“Cornish Cross are the industry standard for meat birds in the United States. I recently mentioned I had switched to Freedom Ranger chickens and had several people ask why. Cornish Cross birds are a lazy bird by nature with an insatiable appetite. They basically sit, eat, and get bigger. These are admirable traits if the only goal is to produce a bird that grows very rapidly and produces a lot of breast meat. However, if you sit back and observe this bird for very long you realize these cleverly select traits come with a price. Research shows that these birds can gain weight at a rate faster than their skeletal system can bear. This shows up as lameness and even broken legs. Another trait of these birds is they suffer heart failure. You go to tend the birds, and find one stone dead for no apparent reason. More than likely it suffered heart failure. Because they are so selectively bred for certain traits it can lead to a compromised immune system. They are a fragile bird that was designed for huge agri-business to stuff in a confinement barn and feed sub therapeutic antibiotics to keep them healthy. The hatchery told me to limit-feed them so as to slow the growth rate down and help curb these health issues. I did limit their intake of feed, and to a large degree it worked. But I came to the conclusion you were basically starving them to slow them down! They are genetically designed to have an insatiable appetite. I raise Tamworth pigs on pasture and these birds make them look polite when it comes to feeding if they have run out of feed for any length of time…even on grass. I chose Freedom Rangers because after examining the facts I felt they were better suited to my model of farming and welfare standards.”

-David Fogle, Spring Hill Farm, Ohio
 


Photo courtesy of White Oak Pastures, Bluffington, GA

“After eight years of raising heritage chickens, I decided to do a side-by-side comparison of heritage [slow-growing] chickens with fast-growing chickens. The first thing I learned is that you do have to restrict feed intake of the fast-growing meat birds. One of them died at a week of age. They already weighed 50% more than the heritage chickens at that point. Although the feed store gave us no information on raising them, I knew that many of the hatcheries advise you to provide feed for only 12 out of every 24 hours. They’re genetically predisposed to eat constantly and develop hypertension and heart disease. Of course, the industry didn’t want to develop a sick bird. They wanted to create one that gained weight really fast, so they could make money faster. The disease is a side effect of growth that outstrips anything nature ever intended. And that just begs the question, what happens to your body if you are eating an animal that is genetically predisposed to over-eating, obesity, hypertension, and heart disease?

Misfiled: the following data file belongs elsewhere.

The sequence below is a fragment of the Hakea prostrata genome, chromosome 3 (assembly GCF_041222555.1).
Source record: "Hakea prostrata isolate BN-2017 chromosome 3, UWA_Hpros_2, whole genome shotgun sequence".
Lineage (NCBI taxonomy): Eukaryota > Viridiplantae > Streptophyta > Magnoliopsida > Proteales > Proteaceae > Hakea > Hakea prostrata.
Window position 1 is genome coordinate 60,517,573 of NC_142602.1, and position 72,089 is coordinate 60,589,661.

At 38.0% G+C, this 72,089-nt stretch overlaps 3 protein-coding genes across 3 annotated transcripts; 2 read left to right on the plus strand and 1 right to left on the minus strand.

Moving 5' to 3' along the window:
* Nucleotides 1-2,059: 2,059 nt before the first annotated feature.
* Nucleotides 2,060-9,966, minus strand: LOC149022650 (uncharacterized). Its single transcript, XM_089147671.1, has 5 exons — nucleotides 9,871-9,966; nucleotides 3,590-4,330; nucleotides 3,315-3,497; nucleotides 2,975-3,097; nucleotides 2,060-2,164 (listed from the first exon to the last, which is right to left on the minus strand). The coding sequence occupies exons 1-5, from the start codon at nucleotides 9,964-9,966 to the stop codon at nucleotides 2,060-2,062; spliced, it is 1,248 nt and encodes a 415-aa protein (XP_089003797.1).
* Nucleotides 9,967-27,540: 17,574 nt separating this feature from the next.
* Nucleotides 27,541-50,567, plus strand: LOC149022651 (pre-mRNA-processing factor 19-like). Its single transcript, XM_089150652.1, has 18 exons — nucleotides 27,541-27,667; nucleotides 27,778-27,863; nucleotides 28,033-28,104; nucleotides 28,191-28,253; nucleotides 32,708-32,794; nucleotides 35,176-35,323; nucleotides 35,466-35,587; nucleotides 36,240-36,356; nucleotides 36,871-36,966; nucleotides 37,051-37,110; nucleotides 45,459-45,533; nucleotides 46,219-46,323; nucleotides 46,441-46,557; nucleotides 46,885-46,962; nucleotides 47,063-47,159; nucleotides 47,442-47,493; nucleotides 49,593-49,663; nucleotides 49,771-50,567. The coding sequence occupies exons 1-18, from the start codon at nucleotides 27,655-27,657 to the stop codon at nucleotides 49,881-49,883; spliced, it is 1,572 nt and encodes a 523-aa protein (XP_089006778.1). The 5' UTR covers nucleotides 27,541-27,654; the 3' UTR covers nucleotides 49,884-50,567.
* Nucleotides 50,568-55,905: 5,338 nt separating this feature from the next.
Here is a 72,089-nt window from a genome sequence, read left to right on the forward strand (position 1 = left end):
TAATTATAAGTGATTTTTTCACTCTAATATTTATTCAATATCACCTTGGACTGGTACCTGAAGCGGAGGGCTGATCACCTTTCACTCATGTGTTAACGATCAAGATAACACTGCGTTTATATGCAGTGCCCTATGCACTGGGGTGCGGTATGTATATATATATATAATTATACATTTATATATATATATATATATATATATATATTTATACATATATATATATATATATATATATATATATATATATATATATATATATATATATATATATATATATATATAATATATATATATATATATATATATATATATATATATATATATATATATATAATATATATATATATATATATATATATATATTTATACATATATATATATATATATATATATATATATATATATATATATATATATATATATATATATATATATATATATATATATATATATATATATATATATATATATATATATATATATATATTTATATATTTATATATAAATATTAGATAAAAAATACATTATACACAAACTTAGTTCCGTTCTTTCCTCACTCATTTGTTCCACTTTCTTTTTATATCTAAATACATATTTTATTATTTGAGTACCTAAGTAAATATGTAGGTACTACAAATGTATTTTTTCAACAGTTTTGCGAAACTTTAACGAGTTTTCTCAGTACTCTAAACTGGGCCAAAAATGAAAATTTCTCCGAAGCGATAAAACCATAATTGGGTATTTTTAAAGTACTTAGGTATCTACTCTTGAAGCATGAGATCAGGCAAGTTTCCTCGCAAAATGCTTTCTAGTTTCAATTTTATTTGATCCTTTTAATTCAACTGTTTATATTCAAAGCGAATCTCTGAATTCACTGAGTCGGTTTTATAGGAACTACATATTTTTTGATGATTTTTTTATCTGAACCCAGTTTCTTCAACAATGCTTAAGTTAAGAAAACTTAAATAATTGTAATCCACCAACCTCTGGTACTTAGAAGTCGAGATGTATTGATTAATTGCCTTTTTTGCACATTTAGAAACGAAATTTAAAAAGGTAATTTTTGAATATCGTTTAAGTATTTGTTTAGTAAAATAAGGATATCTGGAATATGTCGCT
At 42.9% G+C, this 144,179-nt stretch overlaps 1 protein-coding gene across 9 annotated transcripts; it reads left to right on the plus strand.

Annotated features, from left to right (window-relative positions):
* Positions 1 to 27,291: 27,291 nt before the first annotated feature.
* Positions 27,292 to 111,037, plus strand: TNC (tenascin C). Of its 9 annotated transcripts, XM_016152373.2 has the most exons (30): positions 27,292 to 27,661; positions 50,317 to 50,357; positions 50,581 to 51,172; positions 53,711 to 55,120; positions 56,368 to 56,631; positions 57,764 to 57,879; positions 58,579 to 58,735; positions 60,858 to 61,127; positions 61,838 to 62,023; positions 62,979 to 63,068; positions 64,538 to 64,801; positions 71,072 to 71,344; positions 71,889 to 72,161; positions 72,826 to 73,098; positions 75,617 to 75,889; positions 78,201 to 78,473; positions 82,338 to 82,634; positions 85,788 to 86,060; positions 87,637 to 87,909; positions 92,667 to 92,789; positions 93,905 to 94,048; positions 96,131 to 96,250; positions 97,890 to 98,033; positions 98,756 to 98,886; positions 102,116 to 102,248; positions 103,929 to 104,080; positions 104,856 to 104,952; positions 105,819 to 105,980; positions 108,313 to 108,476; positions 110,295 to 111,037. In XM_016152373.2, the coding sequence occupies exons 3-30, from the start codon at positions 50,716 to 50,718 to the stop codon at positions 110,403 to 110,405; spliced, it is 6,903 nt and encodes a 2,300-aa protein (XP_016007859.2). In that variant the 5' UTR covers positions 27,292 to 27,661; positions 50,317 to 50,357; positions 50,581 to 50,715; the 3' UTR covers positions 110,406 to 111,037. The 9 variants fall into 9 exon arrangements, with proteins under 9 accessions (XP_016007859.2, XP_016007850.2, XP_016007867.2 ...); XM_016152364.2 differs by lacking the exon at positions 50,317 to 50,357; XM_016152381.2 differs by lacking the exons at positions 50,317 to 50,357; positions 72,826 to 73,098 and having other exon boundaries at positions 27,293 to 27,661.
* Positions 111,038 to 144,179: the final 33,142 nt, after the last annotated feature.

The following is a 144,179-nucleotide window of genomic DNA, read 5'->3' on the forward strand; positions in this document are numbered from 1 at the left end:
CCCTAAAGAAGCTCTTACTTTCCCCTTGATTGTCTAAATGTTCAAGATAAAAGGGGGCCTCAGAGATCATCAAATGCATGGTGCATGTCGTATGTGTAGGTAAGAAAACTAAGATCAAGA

-Deborah Niemann, Antiquity Oaks Farm, Illinois 
 

chicken
Photo courtesy of David Pitman, Mary’s Chickens

From an animal welfare standpoint a slower growing bird is a more humane bird. Raising slower growing breeds requires more labor and time and you don’t have the same breast meat yield but you also don’t have the lethargy and heart attacks you get with commercial breed birds. The commercial birds break down by the end of their lives, and it’s sad to put all that work into raising an animal and then watch them have difficulty walking and suddenly die of a heart attack. Slower growing breeds are just much more active and happier, healthier birds.”

-David Pitman, Mary’s Chickens, California